Well, it's that time of year again: time to watch Hollywood's biggest stars gather to celebrate the finest films of the past year. The outfits will be glamorous, the thank-you speeches will be long-winded, and by the end of the night, a whole new chapter in movie history will be written.
Not all of the winning films will stand the test of time, but some will live on in our hearts, minds, and Roku sticks for years to come. Here's a list of past winners that still feel as fresh as they did when they were released—and how to stream them at home right now.
No Country for Old Men (2007)
Arguably The Coen Brothers' finest hour, No Country for Old Men rose to the top in one of the most crowded years for slam-dunk movies in film history. Based on the Cormac McCarthy novel of the same name, this existential thriller took home the gold for four categories, including Best Picture and Best Director. Right now, it's available across three major streaming platforms.
Currently sitting at #53 on the American Film Institute's list of the 100 greatest American films of all time is Milos Forman's depiction of Mozart's life and death, Amadeus. In 1985, Amadeus stormed through the Academy Awards ceremony, taking home eight of its eleven total Oscar nominations. It's a movie good enough to watch once every year or so without losing any of its luster, so take advantage of the fact that you can currently stream it on Netflix.
Pulp Fiction (1994)
In terms of sheer, visceral entertainment, it's hard to come up with a better movie than Quentin Tarantino's Pulp Fiction, a film whose influence can still be felt over twenty years later. For better or worse, Pulp Fiction spawned a generation of copy-cats, and none of them ever came close to besting Tarantino's original recipe of sardonic humor, over-the-top violence, and style. Luckily for us, this one is easily streamable on both Netflix and Amazon Prime Video.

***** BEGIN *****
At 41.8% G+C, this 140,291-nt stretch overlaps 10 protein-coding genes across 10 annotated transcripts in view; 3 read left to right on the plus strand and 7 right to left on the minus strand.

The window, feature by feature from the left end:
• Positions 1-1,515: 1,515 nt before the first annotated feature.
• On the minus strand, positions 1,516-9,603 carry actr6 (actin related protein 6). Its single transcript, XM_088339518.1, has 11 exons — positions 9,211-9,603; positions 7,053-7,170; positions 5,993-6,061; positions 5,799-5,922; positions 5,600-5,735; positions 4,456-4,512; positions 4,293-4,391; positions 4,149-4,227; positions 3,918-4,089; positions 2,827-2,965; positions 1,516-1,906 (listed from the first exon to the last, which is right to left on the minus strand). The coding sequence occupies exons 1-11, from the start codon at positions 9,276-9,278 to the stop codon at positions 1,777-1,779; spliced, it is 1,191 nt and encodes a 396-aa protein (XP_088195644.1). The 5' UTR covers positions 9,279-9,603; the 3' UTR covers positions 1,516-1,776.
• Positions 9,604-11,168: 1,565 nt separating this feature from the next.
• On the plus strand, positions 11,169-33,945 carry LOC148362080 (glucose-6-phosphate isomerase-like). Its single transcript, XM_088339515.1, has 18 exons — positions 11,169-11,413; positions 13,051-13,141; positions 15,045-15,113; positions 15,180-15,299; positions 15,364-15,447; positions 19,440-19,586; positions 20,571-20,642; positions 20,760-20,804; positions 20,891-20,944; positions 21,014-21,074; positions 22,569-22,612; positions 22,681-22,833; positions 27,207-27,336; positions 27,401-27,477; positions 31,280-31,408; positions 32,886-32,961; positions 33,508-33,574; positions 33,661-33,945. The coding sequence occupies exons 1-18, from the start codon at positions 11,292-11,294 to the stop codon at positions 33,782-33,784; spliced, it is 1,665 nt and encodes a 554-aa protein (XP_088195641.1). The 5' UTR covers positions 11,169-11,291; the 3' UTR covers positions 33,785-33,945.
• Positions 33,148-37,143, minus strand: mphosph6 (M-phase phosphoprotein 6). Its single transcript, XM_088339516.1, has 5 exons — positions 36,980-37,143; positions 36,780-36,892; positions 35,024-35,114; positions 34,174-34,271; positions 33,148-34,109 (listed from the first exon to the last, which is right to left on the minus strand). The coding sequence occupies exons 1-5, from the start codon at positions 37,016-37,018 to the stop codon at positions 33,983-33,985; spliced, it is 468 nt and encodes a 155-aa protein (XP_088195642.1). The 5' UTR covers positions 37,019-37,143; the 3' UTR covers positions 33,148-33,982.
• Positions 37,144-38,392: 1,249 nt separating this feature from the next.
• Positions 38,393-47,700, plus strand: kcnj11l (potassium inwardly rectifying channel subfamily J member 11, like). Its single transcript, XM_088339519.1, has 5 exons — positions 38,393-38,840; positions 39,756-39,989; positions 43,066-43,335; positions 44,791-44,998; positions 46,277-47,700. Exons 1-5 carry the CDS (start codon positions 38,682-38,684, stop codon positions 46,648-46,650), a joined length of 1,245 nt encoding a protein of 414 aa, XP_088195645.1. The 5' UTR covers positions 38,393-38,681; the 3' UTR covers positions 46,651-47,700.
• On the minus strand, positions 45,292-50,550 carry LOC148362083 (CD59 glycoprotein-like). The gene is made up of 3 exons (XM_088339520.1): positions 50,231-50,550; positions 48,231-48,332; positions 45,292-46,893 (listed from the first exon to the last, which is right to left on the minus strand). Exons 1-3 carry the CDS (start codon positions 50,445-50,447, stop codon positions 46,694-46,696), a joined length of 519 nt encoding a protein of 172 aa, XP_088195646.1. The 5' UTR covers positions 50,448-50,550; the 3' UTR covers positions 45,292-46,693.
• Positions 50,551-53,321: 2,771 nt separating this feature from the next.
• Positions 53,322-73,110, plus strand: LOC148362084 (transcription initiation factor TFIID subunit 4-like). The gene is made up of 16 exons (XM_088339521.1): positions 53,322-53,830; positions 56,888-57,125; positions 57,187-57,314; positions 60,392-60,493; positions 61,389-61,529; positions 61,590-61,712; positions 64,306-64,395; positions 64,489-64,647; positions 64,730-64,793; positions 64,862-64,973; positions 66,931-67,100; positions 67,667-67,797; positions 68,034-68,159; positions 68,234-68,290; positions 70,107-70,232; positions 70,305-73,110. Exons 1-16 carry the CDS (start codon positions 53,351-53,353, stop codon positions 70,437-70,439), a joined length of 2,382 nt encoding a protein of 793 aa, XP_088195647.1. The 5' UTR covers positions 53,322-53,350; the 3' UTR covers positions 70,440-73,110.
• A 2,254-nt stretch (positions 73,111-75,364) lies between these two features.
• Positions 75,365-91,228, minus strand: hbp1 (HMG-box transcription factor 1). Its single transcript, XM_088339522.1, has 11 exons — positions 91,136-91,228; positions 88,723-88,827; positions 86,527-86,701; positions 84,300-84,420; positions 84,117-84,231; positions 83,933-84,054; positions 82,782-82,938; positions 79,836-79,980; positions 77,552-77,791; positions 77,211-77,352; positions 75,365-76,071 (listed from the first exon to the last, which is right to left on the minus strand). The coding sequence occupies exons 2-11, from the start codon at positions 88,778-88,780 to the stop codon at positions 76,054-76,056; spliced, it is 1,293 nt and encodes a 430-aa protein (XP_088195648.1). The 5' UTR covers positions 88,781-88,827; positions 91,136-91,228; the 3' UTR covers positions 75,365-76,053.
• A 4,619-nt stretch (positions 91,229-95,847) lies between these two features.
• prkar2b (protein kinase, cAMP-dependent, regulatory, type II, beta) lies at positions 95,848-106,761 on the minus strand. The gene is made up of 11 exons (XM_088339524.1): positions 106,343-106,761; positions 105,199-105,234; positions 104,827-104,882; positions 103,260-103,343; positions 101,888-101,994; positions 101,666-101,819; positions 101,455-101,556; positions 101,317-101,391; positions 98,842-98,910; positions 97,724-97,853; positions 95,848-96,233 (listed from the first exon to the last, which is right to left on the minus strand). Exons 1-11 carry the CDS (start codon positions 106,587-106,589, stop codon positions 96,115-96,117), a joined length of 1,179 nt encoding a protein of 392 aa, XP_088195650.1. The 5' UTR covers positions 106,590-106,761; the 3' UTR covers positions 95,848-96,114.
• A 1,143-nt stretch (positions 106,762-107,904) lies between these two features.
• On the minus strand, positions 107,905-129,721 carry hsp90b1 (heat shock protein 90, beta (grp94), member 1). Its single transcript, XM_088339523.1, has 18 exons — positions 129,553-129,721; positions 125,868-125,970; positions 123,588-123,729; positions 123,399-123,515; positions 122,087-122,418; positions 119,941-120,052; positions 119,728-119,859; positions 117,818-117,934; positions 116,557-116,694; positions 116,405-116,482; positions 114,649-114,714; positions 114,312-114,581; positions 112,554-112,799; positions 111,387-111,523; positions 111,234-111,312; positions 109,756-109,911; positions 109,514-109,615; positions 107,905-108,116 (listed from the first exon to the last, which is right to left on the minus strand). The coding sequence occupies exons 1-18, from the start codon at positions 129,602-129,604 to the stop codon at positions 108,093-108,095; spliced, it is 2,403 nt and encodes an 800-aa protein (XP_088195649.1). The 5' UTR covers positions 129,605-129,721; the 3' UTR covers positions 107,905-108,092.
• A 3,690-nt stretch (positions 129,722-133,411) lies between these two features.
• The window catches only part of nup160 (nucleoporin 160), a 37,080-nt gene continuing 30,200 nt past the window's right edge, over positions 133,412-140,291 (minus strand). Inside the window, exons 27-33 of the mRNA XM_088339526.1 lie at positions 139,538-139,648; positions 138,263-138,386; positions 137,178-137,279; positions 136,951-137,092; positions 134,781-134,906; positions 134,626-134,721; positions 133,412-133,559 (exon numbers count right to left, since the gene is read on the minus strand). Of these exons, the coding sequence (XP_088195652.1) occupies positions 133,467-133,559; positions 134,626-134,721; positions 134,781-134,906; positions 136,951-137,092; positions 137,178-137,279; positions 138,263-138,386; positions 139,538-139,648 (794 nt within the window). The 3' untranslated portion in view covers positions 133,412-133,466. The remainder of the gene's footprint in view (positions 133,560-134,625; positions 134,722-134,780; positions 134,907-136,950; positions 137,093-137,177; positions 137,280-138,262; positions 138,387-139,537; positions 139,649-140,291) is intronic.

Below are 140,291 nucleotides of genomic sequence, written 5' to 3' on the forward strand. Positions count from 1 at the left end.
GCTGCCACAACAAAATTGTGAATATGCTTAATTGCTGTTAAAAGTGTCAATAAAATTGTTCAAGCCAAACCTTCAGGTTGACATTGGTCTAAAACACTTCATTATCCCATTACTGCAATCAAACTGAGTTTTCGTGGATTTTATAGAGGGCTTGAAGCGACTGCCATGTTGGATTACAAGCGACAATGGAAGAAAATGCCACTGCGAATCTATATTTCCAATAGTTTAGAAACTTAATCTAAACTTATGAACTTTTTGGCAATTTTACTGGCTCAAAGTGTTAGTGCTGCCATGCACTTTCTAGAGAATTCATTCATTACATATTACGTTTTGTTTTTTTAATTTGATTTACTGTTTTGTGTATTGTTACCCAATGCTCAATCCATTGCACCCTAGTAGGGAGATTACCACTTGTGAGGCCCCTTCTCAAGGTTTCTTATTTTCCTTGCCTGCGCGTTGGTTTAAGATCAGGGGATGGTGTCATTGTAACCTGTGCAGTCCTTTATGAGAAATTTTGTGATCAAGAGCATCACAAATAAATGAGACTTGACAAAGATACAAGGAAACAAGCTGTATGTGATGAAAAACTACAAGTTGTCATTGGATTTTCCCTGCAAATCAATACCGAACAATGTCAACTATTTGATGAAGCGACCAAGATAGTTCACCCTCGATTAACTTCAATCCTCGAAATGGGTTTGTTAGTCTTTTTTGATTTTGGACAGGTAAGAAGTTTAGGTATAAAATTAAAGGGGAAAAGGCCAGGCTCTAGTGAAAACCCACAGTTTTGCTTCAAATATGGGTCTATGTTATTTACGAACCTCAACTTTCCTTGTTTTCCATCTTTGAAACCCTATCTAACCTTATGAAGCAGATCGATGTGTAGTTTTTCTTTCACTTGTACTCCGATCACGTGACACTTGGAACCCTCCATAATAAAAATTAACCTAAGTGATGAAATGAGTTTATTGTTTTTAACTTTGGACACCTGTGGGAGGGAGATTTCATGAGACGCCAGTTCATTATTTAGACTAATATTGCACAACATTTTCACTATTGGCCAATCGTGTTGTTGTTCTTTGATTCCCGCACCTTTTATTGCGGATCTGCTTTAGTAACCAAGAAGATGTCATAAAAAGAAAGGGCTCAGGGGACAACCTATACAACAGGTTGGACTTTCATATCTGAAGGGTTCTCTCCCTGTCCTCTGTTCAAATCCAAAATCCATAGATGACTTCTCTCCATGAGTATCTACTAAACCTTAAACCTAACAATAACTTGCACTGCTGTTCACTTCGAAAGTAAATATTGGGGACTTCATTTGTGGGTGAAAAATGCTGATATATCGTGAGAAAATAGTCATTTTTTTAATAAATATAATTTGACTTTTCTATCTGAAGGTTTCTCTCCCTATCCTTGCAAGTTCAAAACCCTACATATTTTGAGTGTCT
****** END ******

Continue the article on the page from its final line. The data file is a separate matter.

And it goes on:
Good Will Hunting (1997)
Gus Van Sant's Good Will Hunting took the world by storm when it was released in 1997 thanks to powerhouse performances by Robin Williams, Matt Damon, and Minnie Driver. The screenplay (which follows a brilliant young man in Boston struggling to find his place in academia) earned Damon & Affleck an Oscar, and Robin Williams's portrayal of soft-spoken psychology professor earned the late star an Academy Award for Best Supporting Actor.
The most recent movie on our list is 2015's Spotlight, the Best Picture-winning story of the Boston-based investigative team that dutifully exposed one of the biggest scandals in American history. The film is a methodical, often-harrowing examination of investigative journalism uncovering dreadful truths and features an all-star ensemble cast.
Shakespeare in Love (1998)
Perhaps best known for its upset over Saving Private Ryan at the 1999 Academy Awards, Shakespeare in Love is a delightful movie whose best qualities are overshadowed by its surprise Best Picture win. In truth, Shakespeare in Love is fun, quick-witted, and charming: a wonderful Tom Stoppard yarn wrapped up in colorful costumes and warm feelings. If you've never seen it, now's the time to give it a well-deserved look; just forget everything you think you know about it and stream it with an open mind.
There Will Be Blood (2007)
Remember when I said that 2007 was a stacked year for good movies? Well, this one's my personal favorite of the stack. There Will Be Blood is a master class in filmmaking and a testament to director Paul Thomas Anderson's skills behind the camera, and Daniel Day Lewis's Oscar-winning portrayal of an early twentieth century oil tycoon is one of the best performances you'll ever come across.
American Beauty (1999)
Sam Mendes's American Beauty is stuffed to the brim with iconic moments; it's one of those movies most people can recall beat-by-beat even if they've never sat down and watched it all the way through. All of these memorable moments earned it five Oscars, including Best Picture, Best Director, Best Actor (Kevin Spacey), Best Original Screenplay, and Best Cinematography. I'd wager that its the most noticeably-aged film on this list, but that doesn't mean it's not worth revisiting.
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